What Freelancers Should Know Before Filing Their Taxes This Year

Preparing your taxes as a freelancer can be complicated, and there is a chance you are leaving thousands of dollars on the table.

What Freelancers Should Know Before Filing Their Taxes This Year
[Photo: Flickr user Tim Pierce]

It’s safe to say that most freelancers live in a constant state of dread and anxiety as we wait for pitches to be accepted, contracts to be approved, and checks to arrive in the mail. This time of year, however, can cause the most anxiety as federal tax returns can take away not only the joy in what we do, but much of our income from it.


Here are a few things you need to know to make tax season a little less painful.

Preparing Your Taxes

While it might be tempting to save money by preparing your own taxes, things are a little more complicated for freelancers. According to Lauren Borden, a bookkeeper from Southampton, Pennsylvania, “Most of the tax-law changes will not affect freelancers this year, much like most of the public. However, some things are still the same: Just like a tax preparer wouldn’t do freelancing, I wouldn’t recommend a freelancer do his or her own taxes.”

She explains, “A freelancer (taxpayer) will be asked to provide basic financial records such as bank/credit card statements and any 1099-MISC forms to substantiate the reported activity. Good record keeping and early start to the tax preparation will be very important to make the filing process easy and surprise-free.”


And even if it’s your first year as a freelancer, don’t be surprised if you owe money. Snowe Saxman, an accountant from Lake Mary, Florida, says, “If you make a profit, you are responsible for paying self-employment taxes; 90% of freelancers are not aware this exists. In the beginning of business, many do not profit, so it doesn’t matter. However, the first year they do, they are hit with a much larger tax liability they did not plan for.”


Borden notes that when preparing your taxes, there are some easy deductions every freelancer can and should take—yet often forget. These include:

  • Office supplies
  • Cabs, subways, buses
  • Books, magazines, reference material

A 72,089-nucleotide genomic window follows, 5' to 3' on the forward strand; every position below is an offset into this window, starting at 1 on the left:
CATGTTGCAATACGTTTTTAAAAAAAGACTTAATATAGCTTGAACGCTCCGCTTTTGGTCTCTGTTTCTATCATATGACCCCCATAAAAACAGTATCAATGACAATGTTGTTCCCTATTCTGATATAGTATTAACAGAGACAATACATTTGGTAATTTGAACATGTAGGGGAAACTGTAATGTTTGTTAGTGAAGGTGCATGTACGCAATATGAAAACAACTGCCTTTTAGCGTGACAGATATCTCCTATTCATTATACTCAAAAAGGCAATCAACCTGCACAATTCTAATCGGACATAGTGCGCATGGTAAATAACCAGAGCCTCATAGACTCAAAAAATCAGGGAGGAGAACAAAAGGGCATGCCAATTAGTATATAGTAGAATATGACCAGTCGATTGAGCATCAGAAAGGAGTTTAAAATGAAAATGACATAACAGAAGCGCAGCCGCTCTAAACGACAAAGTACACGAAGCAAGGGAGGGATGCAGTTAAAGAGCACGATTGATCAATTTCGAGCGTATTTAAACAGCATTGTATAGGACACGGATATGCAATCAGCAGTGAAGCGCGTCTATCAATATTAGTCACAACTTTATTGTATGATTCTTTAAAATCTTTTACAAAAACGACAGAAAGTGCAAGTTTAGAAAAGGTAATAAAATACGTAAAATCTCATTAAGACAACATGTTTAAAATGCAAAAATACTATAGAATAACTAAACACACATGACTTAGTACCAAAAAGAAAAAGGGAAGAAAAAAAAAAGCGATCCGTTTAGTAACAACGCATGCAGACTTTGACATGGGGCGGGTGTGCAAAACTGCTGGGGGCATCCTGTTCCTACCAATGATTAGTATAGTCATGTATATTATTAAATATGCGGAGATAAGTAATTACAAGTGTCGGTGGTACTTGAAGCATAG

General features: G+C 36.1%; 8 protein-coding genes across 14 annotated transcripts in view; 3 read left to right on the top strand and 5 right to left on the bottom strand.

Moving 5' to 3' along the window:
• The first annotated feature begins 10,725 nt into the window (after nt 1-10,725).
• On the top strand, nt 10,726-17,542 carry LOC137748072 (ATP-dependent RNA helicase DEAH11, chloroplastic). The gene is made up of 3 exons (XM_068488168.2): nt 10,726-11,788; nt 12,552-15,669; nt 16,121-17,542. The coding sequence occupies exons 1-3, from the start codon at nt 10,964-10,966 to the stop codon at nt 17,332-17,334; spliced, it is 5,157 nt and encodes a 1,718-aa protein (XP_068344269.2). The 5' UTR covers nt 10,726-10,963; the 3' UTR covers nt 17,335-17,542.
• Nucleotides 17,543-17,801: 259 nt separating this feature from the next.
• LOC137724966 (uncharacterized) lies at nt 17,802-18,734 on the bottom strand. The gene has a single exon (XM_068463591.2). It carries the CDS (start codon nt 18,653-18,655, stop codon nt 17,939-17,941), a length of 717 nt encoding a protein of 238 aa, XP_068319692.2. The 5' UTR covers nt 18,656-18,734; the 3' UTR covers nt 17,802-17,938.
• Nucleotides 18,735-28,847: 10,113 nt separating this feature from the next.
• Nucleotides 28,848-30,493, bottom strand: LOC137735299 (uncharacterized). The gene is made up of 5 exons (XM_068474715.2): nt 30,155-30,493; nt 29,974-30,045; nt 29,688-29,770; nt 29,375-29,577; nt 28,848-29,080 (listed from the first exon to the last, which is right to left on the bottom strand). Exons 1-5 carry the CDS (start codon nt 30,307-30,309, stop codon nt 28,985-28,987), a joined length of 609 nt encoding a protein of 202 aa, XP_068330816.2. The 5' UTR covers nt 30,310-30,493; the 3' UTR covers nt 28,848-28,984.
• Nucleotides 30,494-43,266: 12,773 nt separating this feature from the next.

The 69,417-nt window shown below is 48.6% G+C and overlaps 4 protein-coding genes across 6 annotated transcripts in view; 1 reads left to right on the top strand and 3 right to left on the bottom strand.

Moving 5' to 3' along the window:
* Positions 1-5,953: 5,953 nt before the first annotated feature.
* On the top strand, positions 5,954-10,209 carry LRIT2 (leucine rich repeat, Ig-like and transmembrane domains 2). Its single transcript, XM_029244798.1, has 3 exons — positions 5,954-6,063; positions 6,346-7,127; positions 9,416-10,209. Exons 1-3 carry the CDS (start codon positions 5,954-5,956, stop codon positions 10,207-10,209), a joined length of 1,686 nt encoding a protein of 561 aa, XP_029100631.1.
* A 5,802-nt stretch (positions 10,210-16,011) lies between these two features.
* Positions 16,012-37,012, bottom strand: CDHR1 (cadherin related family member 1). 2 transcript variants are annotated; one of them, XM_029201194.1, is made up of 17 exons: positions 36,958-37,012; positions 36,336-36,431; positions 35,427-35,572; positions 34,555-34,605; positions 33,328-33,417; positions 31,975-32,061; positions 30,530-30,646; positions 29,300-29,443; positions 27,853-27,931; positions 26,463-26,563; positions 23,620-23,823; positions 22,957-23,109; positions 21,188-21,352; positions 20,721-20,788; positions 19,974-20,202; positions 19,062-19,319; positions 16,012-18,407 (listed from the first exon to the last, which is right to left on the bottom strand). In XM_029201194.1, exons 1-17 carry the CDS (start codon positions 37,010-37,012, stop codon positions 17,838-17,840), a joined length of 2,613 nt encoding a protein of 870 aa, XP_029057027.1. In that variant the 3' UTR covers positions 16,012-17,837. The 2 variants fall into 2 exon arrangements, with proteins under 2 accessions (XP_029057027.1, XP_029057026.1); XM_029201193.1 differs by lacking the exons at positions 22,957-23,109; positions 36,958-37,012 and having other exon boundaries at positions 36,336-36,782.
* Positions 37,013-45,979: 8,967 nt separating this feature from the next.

• Telephone/Internet
  • Promotion
  • Office rent
  • Gas and electric
  • Memberships to professional organizations
  • Messengers, private mail carriers, postage
  • Business insurance
  • Tax preparation
  • Travel
  • Business meals and entertainment
  • Equipment
  • Software
  • Mortgage interest/taxes
  • Legal and professional fees

She also notes that The Freelancers Union has a truly ultimate guide to deductions that freelancers should explore to ensure they’re not missing any expenses that could be accounted for on their 2015 return. This list includes expenses that many freelancers may not know could be deducted, so it’s worth a look.


Borden also explains that these expenses must have been incurred by December 31, 2015, but she says, “A taxpayer may be able to maximize the deductions in the current or future year by “timing” the expense by either spending as much as possible to offset a substantial amount of income in the current year, or to defer the expenses if the current year wasn’t as busy.”

Saxman adds, “The only thing you can do now is invest in retirement plans before April 15 to save.” Using this strategy, you can contribute up to $5,500 for the 2015 tax year until April 15, 2016, and save over $1,000 on your 2015 taxes.

Don’t DIY

As a freelancer, my time is valuable—and I also know what I’m good at. One of those things is definitely not managing money, which is why I’ve always used a bookkeeper for my taxes. Borden says, “There is definitely a substantial advantage to hiring a qualified preparer. An experienced tax preparer will ensure to legally maximize the tax benefits by asking the right questions about the taxpayer and the business.”


She adds, “In many cases, the tax preparer will uncover some of the issues (good or bad) in the previously filed returns and will propose amending prior-year returns. In addition, a pre-year-end meeting with a tax preparer may be needed to estimate the current year projected tax liability to consider acceleration of any of the year-end deductions.”

Saxman echoes this, noting, “The IRS estimated that we overpay our taxes by $945 billion, mostly because people file their taxes themselves and don’t utilize strategic tax planning. Most tax preparers don’t utilize money-saving strategies. Working with them can save you some, but working with an expert tax strategist can save thousands every year. Our average client saves over $4,000 per year.”

Borden also notes that one of the most common mistakes freelancers make when filing their taxes is “very simple—not hiring a tax preparer.” Not only can this increase the amount of your tax liability, but also your chances of being audited.


And if you thought the increased state of dread and panic from your taxes is too much to handle once a year, you definitely don’t want to get audited. The daily anxiety of freelancing is already enough to handle.

Kelly Clay is a Seattle-based freelance writer whose work has previously appeared in Forbes, VentureBeat, and Refinery29. You can find her at her blog and on Twitter at @kellyhclay.